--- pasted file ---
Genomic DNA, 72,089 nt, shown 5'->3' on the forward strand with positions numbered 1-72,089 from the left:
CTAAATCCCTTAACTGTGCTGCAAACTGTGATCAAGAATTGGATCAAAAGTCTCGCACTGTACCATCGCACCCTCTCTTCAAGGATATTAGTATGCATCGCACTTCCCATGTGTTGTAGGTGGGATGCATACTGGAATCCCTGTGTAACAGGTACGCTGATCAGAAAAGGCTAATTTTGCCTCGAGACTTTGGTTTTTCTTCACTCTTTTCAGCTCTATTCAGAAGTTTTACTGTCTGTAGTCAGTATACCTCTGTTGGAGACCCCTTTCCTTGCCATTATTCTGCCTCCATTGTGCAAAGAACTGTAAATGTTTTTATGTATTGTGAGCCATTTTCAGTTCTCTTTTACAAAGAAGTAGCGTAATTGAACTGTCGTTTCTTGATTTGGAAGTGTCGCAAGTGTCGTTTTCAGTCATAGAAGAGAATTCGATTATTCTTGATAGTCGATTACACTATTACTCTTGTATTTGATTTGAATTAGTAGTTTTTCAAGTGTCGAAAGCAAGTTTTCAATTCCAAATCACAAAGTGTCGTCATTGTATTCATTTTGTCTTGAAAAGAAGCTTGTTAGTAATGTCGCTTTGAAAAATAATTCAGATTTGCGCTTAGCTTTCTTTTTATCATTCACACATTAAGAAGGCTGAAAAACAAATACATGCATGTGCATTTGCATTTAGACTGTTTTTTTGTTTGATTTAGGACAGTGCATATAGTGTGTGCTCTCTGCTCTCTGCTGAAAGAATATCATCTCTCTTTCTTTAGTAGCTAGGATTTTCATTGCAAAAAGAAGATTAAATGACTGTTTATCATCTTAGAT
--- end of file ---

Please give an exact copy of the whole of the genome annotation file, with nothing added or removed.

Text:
Genomic DNA, 72,089 nt, shown 5'->3' on the forward strand with positions numbered 1-72,089 from the left:
CTAAATCCCTTAACTGTGCTGCAAACTGTGATCAAGAATTGGATCAAAAGTCTCGCACTGTACCATCGCACCCTCTCTTCAAGGATATTAGTATGCATCGCACTTCCCATGTGTTGTAGGTGGGATGCATACTGGAATCCCTGTGTAACAGGTACGCTGATCAGAAAAGGCTAATTTTGCCTCGAGACTTTGGTTTTTCTTCACTCTTTTCAGCTCTATTCAGAAGTTTTACTGTCTGTAGTCAGTATACCTCTGTTGGAGACCCCTTTCCTTGCCATTATTCTGCCTCCATTGTGCAAAGAACTGTAAATGTTTTTATGTATTGTGAGCCATTTTCAGTTCTCTTTTACAAAGAAGTAGCGTAATTGAACTGTCGTTTCTTGATTTGGAAGTGTCGCAAGTGTCGTTTTCAGTCATAGAAGAGAATTCGATTATTCTTGATAGTCGATTACACTATTACTCTTGTATTTGATTTGAATTAGTAGTTTTTCAAGTGTCGAAAGCAAGTTTTCAATTCCAAATCACAAAGTGTCGTCATTGTATTCATTTTGTCTTGAAAAGAAGCTTGTTAGTAATGTCGCTTTGAAAAATAATTCAGATTTGCGCTTAGCTTTCTTTTTATCATTCACACATTAAGAAGGCTGAAAAACAAATACATGCATGTGCATTTGCATTTAGACTGTTTTTTTGTTTGATTTAGGACAGTGCATATAGTGTGTGCTCTCTGCTCTCTGCTGAAAGAATATCATCTCTCTTTCTTTAGTAGCTAGGATTTTCATTGCAAAAAGAAGATTAAATGACTGTTTATCATCTTAGAT